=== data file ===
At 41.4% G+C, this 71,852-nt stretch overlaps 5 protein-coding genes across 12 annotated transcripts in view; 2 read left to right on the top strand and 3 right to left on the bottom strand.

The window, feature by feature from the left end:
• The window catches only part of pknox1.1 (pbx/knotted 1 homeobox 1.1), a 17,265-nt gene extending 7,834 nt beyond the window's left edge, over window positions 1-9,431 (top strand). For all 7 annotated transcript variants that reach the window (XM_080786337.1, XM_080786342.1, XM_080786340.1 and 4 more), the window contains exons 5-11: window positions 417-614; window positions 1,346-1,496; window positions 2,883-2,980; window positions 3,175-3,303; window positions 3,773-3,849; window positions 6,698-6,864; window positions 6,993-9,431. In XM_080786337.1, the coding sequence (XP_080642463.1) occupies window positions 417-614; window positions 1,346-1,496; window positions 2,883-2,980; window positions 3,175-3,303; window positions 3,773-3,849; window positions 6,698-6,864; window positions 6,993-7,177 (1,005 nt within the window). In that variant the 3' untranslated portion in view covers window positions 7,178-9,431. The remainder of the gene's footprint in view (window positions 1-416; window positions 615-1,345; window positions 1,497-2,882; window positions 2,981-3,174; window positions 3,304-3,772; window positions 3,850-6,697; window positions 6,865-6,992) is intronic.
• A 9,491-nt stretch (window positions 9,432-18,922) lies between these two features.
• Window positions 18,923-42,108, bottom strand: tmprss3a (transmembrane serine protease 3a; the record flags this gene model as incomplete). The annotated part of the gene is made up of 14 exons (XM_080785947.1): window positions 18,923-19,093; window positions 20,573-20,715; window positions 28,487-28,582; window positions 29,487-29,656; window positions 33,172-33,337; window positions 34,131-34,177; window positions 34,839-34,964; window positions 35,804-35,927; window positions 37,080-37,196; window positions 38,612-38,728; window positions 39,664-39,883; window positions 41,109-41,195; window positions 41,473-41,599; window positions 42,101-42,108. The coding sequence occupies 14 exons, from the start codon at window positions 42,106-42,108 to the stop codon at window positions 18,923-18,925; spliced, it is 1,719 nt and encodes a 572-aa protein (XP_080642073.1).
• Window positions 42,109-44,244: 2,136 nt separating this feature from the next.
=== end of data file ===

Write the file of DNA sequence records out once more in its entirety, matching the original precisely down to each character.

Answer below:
At 41.4% G+C, this 71,852-nt stretch overlaps 5 protein-coding genes across 12 annotated transcripts in view; 2 read left to right on the top strand and 3 right to left on the bottom strand.

The window, feature by feature from the left end:
• The window catches only part of pknox1.1 (pbx/knotted 1 homeobox 1.1), a 17,265-nt gene extending 7,834 nt beyond the window's left edge, over window positions 1-9,431 (top strand). For all 7 annotated transcript variants that reach the window (XM_080786337.1, XM_080786342.1, XM_080786340.1 and 4 more), the window contains exons 5-11: window positions 417-614; window positions 1,346-1,496; window positions 2,883-2,980; window positions 3,175-3,303; window positions 3,773-3,849; window positions 6,698-6,864; window positions 6,993-9,431. In XM_080786337.1, the coding sequence (XP_080642463.1) occupies window positions 417-614; window positions 1,346-1,496; window positions 2,883-2,980; window positions 3,175-3,303; window positions 3,773-3,849; window positions 6,698-6,864; window positions 6,993-7,177 (1,005 nt within the window). In that variant the 3' untranslated portion in view covers window positions 7,178-9,431. The remainder of the gene's footprint in view (window positions 1-416; window positions 615-1,345; window positions 1,497-2,882; window positions 2,981-3,174; window positions 3,304-3,772; window positions 3,850-6,697; window positions 6,865-6,992) is intronic.
• A 9,491-nt stretch (window positions 9,432-18,922) lies between these two features.
• Window positions 18,923-42,108, bottom strand: tmprss3a (transmembrane serine protease 3a; the record flags this gene model as incomplete). The annotated part of the gene is made up of 14 exons (XM_080785947.1): window positions 18,923-19,093; window positions 20,573-20,715; window positions 28,487-28,582; window positions 29,487-29,656; window positions 33,172-33,337; window positions 34,131-34,177; window positions 34,839-34,964; window positions 35,804-35,927; window positions 37,080-37,196; window positions 38,612-38,728; window positions 39,664-39,883; window positions 41,109-41,195; window positions 41,473-41,599; window positions 42,101-42,108. The coding sequence occupies 14 exons, from the start codon at window positions 42,106-42,108 to the stop codon at window positions 18,923-18,925; spliced, it is 1,719 nt and encodes a 572-aa protein (XP_080642073.1).
• Window positions 42,109-44,244: 2,136 nt separating this feature from the next.